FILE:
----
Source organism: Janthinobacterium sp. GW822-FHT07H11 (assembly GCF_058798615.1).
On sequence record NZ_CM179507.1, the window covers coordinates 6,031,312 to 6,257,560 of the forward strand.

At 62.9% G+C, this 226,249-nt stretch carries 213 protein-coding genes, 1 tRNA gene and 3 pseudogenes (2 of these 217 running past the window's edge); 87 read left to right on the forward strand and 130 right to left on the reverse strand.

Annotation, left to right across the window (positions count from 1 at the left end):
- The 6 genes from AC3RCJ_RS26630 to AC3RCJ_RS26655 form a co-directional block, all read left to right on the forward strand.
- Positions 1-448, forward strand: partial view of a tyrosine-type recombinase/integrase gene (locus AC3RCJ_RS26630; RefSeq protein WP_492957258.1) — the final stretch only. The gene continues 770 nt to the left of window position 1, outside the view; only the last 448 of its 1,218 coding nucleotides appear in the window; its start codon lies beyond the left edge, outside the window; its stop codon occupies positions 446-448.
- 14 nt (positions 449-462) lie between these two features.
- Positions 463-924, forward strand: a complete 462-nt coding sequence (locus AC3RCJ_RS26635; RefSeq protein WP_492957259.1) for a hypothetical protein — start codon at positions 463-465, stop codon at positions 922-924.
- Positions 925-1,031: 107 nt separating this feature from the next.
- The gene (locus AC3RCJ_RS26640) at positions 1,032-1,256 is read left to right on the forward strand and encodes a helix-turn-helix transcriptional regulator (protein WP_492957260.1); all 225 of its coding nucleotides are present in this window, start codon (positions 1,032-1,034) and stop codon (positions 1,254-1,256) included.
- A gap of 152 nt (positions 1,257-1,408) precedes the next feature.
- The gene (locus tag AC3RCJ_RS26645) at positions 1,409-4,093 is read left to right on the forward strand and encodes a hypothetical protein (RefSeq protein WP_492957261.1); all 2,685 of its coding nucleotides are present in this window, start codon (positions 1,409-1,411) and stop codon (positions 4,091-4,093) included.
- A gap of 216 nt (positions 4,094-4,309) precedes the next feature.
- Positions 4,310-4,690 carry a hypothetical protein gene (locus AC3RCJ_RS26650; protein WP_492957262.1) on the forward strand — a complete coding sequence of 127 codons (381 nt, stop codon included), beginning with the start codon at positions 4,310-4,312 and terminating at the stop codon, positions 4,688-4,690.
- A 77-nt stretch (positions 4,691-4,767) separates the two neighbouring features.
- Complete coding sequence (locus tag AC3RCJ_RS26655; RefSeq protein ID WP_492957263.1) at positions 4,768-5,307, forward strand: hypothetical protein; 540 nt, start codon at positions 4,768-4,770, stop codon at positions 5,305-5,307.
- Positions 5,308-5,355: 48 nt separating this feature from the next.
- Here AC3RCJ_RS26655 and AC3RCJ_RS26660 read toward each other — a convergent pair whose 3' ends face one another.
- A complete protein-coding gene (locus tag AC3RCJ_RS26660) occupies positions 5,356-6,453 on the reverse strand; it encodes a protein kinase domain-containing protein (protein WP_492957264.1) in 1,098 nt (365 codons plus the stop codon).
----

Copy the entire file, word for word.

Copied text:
Source organism: Janthinobacterium sp. GW822-FHT07H11 (assembly GCF_058798615.1).
On sequence record NZ_CM179507.1, the window covers coordinates 6,031,312 to 6,257,560 of the forward strand.

At 62.9% G+C, this 226,249-nt stretch carries 213 protein-coding genes, 1 tRNA gene and 3 pseudogenes (2 of these 217 running past the window's edge); 87 read left to right on the forward strand and 130 right to left on the reverse strand.

Annotation, left to right across the window (positions count from 1 at the left end):
- The 6 genes from AC3RCJ_RS26630 to AC3RCJ_RS26655 form a co-directional block, all read left to right on the forward strand.
- Positions 1-448, forward strand: partial view of a tyrosine-type recombinase/integrase gene (locus AC3RCJ_RS26630; RefSeq protein WP_492957258.1) — the final stretch only. The gene continues 770 nt to the left of window position 1, outside the view; only the last 448 of its 1,218 coding nucleotides appear in the window; its start codon lies beyond the left edge, outside the window; its stop codon occupies positions 446-448.
- 14 nt (positions 449-462) lie between these two features.
- Positions 463-924, forward strand: a complete 462-nt coding sequence (locus AC3RCJ_RS26635; RefSeq protein WP_492957259.1) for a hypothetical protein — start codon at positions 463-465, stop codon at positions 922-924.
- Positions 925-1,031: 107 nt separating this feature from the next.
- The gene (locus AC3RCJ_RS26640) at positions 1,032-1,256 is read left to right on the forward strand and encodes a helix-turn-helix transcriptional regulator (protein WP_492957260.1); all 225 of its coding nucleotides are present in this window, start codon (positions 1,032-1,034) and stop codon (positions 1,254-1,256) included.
- A gap of 152 nt (positions 1,257-1,408) precedes the next feature.
- The gene (locus tag AC3RCJ_RS26645) at positions 1,409-4,093 is read left to right on the forward strand and encodes a hypothetical protein (RefSeq protein WP_492957261.1); all 2,685 of its coding nucleotides are present in this window, start codon (positions 1,409-1,411) and stop codon (positions 4,091-4,093) included.
- A gap of 216 nt (positions 4,094-4,309) precedes the next feature.
- Positions 4,310-4,690 carry a hypothetical protein gene (locus AC3RCJ_RS26650; protein WP_492957262.1) on the forward strand — a complete coding sequence of 127 codons (381 nt, stop codon included), beginning with the start codon at positions 4,310-4,312 and terminating at the stop codon, positions 4,688-4,690.
- A 77-nt stretch (positions 4,691-4,767) separates the two neighbouring features.
- Complete coding sequence (locus tag AC3RCJ_RS26655; RefSeq protein ID WP_492957263.1) at positions 4,768-5,307, forward strand: hypothetical protein; 540 nt, start codon at positions 4,768-4,770, stop codon at positions 5,305-5,307.
- Positions 5,308-5,355: 48 nt separating this feature from the next.
- Here AC3RCJ_RS26655 and AC3RCJ_RS26660 read toward each other — a convergent pair whose 3' ends face one another.
- A complete protein-coding gene (locus tag AC3RCJ_RS26660) occupies positions 5,356-6,453 on the reverse strand; it encodes a protein kinase domain-containing protein (protein WP_492957264.1) in 1,098 nt (365 codons plus the stop codon).